The specimens are believed to either be the first species of opabinid to be found in Europe, or to represent a distinct group of animals key to understanding the evolution of arthropods (the group of animals including crabs and insects that have exoskeletons and lots of jointed legs).
In an article published today in the journal Nature Communications, the two new specimens are described from a new fossil deposit recording life in the Ordovician Period, 40 million years after the Cambrian explosion (when all major groups of animals appeared in the fossil record over a geologically relatively short period of time). This deposit, located in a sheep field near Llandrindod Wells, was discovered during the COVID-19 lockdowns by independent researchers and Llandrindod residents Dr Joseph Botting and Dr Lucy Muir, Honorary Research Fellows at Amgueddfa Cymru.
The fossils are tiny, entirely soft-bodied animals that resemble a bizarre creature called Opabinia, which lived in Canada over 40 million years earlier. A similar animal called Utaurora was described from rocks of a comparable age in the USA.
Opabiniids lived in the sea and were soft-bodied, with a long narrow trunk which had a row of flaps along each side, thought to have been used for swimming, and pairs of stumpy triangular legs on the underside. At one end of the trunk, there was a fan-like tail.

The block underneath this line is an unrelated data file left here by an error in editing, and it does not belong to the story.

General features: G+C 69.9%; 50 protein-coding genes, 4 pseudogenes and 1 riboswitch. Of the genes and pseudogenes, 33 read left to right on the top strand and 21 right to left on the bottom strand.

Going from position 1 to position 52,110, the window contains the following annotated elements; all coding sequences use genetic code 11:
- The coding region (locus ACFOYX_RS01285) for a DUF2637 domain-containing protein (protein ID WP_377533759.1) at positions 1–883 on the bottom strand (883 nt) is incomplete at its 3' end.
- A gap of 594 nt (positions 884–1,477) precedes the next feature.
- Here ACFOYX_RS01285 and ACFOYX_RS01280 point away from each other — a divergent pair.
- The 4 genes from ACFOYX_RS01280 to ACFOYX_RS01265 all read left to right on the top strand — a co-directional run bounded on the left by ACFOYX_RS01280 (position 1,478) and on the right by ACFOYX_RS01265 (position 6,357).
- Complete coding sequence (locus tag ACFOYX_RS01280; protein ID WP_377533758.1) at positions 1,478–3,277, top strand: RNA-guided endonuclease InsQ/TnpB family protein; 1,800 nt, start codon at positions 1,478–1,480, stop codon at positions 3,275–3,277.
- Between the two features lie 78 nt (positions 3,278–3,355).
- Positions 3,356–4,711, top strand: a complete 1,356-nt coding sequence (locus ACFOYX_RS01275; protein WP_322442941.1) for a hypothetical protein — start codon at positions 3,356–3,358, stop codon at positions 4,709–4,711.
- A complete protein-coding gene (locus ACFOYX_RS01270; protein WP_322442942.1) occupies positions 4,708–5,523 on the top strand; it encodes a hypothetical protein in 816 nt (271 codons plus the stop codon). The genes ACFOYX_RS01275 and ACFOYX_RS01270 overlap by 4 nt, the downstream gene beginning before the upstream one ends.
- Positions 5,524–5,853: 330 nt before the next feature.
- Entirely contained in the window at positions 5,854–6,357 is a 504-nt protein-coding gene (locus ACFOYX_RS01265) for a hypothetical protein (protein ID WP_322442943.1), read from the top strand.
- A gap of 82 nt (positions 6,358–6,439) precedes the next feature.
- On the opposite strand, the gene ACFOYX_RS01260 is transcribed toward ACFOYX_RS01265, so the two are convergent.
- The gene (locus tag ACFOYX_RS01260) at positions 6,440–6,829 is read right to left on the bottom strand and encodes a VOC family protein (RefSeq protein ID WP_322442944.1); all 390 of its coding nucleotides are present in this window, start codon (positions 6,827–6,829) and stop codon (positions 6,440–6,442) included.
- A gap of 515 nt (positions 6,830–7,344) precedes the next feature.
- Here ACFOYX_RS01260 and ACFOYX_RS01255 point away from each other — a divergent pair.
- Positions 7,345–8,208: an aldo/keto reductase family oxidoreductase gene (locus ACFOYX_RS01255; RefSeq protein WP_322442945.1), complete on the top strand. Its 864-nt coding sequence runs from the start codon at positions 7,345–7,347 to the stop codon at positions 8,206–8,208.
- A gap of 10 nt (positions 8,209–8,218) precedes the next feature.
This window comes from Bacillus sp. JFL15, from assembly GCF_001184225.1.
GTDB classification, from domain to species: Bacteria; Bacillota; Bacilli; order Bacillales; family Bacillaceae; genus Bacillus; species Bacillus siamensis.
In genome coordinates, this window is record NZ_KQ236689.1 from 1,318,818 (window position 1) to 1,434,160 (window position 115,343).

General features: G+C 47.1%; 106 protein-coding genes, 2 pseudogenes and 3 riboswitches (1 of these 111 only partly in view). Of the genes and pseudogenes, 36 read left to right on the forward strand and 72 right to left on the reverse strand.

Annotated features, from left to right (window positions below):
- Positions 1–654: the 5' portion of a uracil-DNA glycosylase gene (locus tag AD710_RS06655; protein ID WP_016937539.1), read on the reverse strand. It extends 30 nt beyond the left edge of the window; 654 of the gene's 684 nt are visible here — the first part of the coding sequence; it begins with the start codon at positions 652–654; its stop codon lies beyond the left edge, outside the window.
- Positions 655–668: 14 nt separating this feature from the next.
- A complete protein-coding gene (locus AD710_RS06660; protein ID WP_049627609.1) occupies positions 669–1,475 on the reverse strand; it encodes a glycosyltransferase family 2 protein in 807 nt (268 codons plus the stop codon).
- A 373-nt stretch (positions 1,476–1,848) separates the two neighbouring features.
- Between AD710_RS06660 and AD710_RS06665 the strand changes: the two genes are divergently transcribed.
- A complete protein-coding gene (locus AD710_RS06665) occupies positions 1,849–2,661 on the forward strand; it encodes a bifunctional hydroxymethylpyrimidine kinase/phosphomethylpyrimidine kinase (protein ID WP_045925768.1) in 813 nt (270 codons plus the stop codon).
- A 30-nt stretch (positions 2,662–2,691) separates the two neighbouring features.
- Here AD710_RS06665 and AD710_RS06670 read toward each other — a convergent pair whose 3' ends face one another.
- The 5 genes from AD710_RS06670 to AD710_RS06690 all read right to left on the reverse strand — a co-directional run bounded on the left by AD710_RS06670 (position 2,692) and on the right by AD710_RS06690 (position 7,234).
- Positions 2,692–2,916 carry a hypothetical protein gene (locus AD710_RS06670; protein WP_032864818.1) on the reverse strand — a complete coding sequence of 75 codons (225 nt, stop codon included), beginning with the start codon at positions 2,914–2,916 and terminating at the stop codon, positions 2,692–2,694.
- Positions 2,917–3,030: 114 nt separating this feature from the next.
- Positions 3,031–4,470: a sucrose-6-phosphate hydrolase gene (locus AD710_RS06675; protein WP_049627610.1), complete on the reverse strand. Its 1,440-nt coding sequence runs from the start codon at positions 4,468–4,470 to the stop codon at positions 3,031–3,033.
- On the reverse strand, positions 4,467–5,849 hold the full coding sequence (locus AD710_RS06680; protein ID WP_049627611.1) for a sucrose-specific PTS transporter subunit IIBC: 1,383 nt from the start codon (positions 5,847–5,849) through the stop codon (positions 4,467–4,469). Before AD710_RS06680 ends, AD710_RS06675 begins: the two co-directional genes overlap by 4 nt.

Their most distinctive feature was at the other end - a long proboscis sticking out the front of the head, looking a bit like the hose of a vacuum cleaner. In contrast to the Cambrian opabiniids, the proboscis of the Welsh species bears a row of small spines. The proboscis is thought to have been flexible, perhaps used to pick up bits of food off the seabed and to move them to the mouth, which lay behind it on the underside of the head.
The larger of the two fossils is 13 mm long, including a 3 mm long proboscis. The smaller one is just 3 mm, with its proboscis making up just under a third of its total length.
One of the new fossil animals has been given the scientific name Mieridduryn bonniae. (All species, living or extinct, have a scientific name made up of two parts, a genus name and a species name). The species name is after Bonnie, niece of the owners of the land where the fossil was found, in recognition of the family’s support and enthusiasm for the work being carried out on the fossils. The genus name comes from the Welsh words ‘mieri’, meaning ‘bramble’, and ‘duryn’, meaning ‘snout’ or ‘proboscis’. It was inspired by the small thorn-like spines that stick out along the length of the animal’s proboscis.
Dr Lucy McCobb, Senior Curator: Palaeontology (Arthropods) for Amgueddfa Cymru said
“This is a fantastic discovery by our researchers. Joe and Lucy are working with other paleontologists from around the world to study the fossils and decipher what they can tell us about life in Wales’ seas over 460 million years ago.
“Whether the Welsh fossils represent true cousins that belong in the same family as the North American creatures is uncertain, but they certainly reveal that strange ‘opabiniid’- like animals lived in the seas for much longer than previously thought and had a wider geographical range. We look forward to finding out more about these Welsh wonders.”